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Death in Pont-aven Paperback – 25 April 2014
- Publisher : Hesperus Press Ltd (25 April 2014)
- Language : English
- Paperback : 336 pages
- ISBN-10 : 1843914980
- ISBN-13 : 978-1843914983
- Dimensions : 12.5 x 2.2 x 19.8 cm
- Best Sellers Rank: 258,025 in Books (See Top 100 in Books)
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Death in Pont-Aven is a leisurely stroll through South Brittany with a little crime thrown in for good measure. Very much in the style of Martin Walker's Bruno the location and the food have starring roles. Rarely have I read such good descriptions of the location and I felt that I could picture it all from the changeable weather to the winding roads and hoards of tourists. I also liked the snippets of history and culture given to Dupin, which as an incomer, the natives do not expect him to know. It all makes for an evocative, atmospheric read.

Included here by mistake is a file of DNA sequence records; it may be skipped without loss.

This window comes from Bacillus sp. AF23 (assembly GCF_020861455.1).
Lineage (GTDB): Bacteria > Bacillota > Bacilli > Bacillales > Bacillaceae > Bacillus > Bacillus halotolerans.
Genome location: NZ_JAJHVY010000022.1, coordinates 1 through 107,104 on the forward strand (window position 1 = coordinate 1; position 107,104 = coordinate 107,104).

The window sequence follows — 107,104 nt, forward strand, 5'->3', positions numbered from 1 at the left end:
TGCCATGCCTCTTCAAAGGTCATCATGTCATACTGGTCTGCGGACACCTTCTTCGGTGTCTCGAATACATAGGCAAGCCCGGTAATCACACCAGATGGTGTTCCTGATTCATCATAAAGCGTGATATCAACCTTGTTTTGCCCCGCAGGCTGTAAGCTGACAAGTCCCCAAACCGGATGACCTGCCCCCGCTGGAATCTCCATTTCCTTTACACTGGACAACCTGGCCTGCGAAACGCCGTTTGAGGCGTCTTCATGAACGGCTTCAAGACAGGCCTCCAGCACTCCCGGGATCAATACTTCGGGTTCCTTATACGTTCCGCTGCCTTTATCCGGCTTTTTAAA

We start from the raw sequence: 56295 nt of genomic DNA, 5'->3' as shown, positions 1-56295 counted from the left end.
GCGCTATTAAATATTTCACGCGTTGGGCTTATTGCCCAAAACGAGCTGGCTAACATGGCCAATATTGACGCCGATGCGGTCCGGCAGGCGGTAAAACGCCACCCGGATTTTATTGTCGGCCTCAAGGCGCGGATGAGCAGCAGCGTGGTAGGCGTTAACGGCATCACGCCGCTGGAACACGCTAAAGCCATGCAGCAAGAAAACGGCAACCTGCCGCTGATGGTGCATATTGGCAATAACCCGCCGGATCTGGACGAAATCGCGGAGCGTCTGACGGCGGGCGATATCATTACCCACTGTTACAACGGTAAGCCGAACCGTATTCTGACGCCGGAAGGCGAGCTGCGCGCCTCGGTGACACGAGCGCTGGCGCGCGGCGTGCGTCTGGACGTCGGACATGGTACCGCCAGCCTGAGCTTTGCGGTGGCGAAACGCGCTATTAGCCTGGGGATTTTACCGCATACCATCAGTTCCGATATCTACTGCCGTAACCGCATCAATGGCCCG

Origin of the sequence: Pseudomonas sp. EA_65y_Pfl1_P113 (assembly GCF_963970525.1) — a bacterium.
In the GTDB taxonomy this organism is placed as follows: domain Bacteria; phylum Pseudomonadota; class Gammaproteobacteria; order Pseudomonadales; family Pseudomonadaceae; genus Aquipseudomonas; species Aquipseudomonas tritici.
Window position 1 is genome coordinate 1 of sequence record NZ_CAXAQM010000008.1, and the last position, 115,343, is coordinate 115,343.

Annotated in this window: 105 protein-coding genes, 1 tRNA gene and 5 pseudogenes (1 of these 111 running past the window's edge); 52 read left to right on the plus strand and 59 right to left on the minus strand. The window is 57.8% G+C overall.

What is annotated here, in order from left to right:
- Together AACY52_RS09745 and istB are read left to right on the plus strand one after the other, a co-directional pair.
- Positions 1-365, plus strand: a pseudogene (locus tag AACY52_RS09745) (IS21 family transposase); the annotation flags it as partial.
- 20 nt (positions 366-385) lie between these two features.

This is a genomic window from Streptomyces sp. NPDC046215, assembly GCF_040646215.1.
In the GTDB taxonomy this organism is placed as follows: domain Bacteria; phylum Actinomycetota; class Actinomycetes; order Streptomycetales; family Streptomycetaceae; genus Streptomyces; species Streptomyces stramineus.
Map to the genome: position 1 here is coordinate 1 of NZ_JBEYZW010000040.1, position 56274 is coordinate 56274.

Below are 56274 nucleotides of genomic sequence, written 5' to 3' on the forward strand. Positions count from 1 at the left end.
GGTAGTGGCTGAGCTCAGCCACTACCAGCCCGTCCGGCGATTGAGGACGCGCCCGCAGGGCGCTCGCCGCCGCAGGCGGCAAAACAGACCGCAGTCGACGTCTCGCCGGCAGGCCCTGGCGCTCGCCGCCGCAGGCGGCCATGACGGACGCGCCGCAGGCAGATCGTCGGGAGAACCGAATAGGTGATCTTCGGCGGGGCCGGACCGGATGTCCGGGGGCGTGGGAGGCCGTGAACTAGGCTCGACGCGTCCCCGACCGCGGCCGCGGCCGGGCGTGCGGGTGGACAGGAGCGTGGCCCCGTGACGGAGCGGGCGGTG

Dupin is an interesting character. Transferred or could it be banished to Finisterre (from the latin finis terra meaning end of the world, a nice conceit) for one too many insults to his superiors in Paris he has come to love Concarneau but is well aware that he will always be "new". He has learned to curb his tongue but not his dislike of the politics of the job or the politicians involved so there are some amusing exchanges between him and various functionaries. He is not much more forthcoming with Labat and Le Ber whom he expects to follow his instructions blindly with no understanding of why. He is a lone wolf working in a team.
The plot is the fairly straightforward hunt for a killer, hampered by the secrets kept by Pennec's friends and family. It is linear with no hints about the killer until the end. I didn't guess who it was but I'm not sure anyone could as much of the motive does not appear until the second half of the novel. Having said this I think the plot is the weakest part of the novel.
I really enjoyed Death in Pont-Aven, more for the atmosphere and characterisation than the crime aspect, so I have no hesitation in recommending as a good read.
Commissioner Dupin is an attractive character, with a supportive team. There are a limited number of suspects. The plot is straightforward with Bannalec leading readers carefully through his hero's thought processes to make sure they do not miss any clues. This is a lightweight read rather than a heart-stopping complex thriller but the book is consistently entertaining. I understand it is the first of a series and I will certainly read the next episode.